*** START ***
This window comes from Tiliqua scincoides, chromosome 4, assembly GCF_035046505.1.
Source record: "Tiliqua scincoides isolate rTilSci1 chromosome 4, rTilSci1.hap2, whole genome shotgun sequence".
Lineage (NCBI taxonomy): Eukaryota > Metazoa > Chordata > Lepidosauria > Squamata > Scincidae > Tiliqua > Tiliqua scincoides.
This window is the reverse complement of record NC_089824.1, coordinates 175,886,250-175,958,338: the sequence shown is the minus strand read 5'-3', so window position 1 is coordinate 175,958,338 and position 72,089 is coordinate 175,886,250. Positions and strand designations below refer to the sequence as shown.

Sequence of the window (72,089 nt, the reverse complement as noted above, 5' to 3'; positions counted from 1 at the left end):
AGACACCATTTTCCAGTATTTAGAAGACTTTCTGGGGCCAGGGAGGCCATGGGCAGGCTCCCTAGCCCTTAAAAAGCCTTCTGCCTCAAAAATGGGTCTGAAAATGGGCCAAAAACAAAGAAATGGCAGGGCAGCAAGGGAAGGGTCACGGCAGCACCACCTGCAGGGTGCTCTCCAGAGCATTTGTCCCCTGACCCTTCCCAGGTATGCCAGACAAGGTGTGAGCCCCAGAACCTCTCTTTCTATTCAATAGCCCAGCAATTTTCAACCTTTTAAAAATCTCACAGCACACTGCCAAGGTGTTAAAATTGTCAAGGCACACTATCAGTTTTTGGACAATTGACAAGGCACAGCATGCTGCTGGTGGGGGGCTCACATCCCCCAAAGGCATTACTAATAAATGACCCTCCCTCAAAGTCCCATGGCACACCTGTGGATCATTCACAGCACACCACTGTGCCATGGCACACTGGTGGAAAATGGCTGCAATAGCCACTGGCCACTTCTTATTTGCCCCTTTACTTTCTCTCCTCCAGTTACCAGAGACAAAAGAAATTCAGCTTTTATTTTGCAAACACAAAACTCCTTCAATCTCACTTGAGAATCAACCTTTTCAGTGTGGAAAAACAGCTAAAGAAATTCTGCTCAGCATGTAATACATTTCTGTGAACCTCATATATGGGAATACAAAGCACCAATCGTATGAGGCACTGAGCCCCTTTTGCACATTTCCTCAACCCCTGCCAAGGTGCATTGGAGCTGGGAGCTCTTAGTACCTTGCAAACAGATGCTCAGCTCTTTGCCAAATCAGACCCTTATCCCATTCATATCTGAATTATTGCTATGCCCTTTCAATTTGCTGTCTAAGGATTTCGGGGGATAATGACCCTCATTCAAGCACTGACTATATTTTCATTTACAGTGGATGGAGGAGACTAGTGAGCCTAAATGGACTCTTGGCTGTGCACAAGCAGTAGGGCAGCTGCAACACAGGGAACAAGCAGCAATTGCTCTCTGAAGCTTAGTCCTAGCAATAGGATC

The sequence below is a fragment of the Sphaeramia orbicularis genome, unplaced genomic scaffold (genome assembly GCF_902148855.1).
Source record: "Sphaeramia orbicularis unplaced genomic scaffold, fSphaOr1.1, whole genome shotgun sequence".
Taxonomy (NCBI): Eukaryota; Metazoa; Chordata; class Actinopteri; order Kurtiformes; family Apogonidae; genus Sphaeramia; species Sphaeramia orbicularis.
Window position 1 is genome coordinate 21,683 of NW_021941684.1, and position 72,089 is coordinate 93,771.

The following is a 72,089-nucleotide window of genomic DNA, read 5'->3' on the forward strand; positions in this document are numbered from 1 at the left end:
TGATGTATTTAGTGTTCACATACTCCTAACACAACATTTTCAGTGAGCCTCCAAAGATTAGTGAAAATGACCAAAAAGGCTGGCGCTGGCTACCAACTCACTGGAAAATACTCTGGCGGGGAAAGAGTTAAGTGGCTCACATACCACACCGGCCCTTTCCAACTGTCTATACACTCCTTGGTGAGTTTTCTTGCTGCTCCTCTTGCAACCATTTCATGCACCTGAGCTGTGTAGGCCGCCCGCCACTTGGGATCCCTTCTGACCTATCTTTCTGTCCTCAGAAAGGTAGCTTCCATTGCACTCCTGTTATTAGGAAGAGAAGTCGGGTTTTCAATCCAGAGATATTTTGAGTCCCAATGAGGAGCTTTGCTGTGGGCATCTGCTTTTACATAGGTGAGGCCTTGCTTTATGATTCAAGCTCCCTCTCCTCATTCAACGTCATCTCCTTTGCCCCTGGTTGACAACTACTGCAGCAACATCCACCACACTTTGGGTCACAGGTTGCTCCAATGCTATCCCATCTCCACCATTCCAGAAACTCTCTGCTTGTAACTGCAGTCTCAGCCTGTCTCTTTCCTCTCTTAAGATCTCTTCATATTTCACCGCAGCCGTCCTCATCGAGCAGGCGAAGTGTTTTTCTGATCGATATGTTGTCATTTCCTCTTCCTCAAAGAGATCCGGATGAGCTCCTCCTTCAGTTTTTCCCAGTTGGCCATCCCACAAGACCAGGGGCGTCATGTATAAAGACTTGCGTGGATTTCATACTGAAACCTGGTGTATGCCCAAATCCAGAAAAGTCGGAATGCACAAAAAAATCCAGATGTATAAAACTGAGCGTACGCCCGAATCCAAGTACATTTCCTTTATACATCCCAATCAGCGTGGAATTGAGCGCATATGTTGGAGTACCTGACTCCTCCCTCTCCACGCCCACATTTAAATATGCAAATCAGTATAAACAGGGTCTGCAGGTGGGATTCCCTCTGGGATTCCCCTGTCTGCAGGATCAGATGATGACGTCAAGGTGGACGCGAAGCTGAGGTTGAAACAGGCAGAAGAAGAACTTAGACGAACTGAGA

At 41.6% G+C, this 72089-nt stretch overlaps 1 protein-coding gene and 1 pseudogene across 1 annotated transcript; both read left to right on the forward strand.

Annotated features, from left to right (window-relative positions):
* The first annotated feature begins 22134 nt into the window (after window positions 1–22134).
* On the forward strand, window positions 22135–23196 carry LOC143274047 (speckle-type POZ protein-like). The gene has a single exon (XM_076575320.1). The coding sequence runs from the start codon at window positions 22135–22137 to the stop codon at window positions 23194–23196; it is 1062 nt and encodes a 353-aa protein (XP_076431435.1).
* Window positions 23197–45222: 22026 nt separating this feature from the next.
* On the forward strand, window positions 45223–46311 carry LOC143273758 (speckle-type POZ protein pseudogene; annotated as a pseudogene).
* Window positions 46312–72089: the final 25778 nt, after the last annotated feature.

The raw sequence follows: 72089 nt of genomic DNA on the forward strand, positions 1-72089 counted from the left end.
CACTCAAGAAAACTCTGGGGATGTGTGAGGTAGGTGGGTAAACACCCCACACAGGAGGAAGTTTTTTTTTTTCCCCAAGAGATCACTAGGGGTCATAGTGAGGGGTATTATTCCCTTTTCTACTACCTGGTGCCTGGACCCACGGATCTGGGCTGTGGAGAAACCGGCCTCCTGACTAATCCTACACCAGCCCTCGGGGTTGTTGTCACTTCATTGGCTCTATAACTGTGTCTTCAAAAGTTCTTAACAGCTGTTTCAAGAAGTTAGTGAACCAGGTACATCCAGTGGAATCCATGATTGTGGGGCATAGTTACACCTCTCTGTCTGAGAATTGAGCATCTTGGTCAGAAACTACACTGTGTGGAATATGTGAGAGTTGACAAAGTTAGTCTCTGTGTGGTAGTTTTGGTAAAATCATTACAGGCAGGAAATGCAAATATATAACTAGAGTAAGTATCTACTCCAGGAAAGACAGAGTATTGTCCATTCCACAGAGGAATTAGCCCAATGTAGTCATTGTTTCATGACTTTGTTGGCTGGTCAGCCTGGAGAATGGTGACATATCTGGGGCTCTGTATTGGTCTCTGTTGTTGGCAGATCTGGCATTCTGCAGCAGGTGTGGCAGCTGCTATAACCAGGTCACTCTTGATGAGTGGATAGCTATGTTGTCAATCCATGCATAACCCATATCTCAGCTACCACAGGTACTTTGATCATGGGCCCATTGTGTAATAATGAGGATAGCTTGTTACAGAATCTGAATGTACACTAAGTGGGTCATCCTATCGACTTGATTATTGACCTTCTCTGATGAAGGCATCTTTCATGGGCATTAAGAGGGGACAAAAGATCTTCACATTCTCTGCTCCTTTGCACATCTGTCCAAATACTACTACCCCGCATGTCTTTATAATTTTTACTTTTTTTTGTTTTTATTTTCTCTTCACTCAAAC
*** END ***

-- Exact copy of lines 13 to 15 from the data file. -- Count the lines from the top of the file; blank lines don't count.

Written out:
At 41.6% G+C, this 72089-nt stretch overlaps 1 protein-coding gene and 1 pseudogene across 1 annotated transcript; both read left to right on the forward strand.

Annotated features, from left to right (window-relative positions):
* The first annotated feature begins 22134 nt into the window (after window positions 1–22134).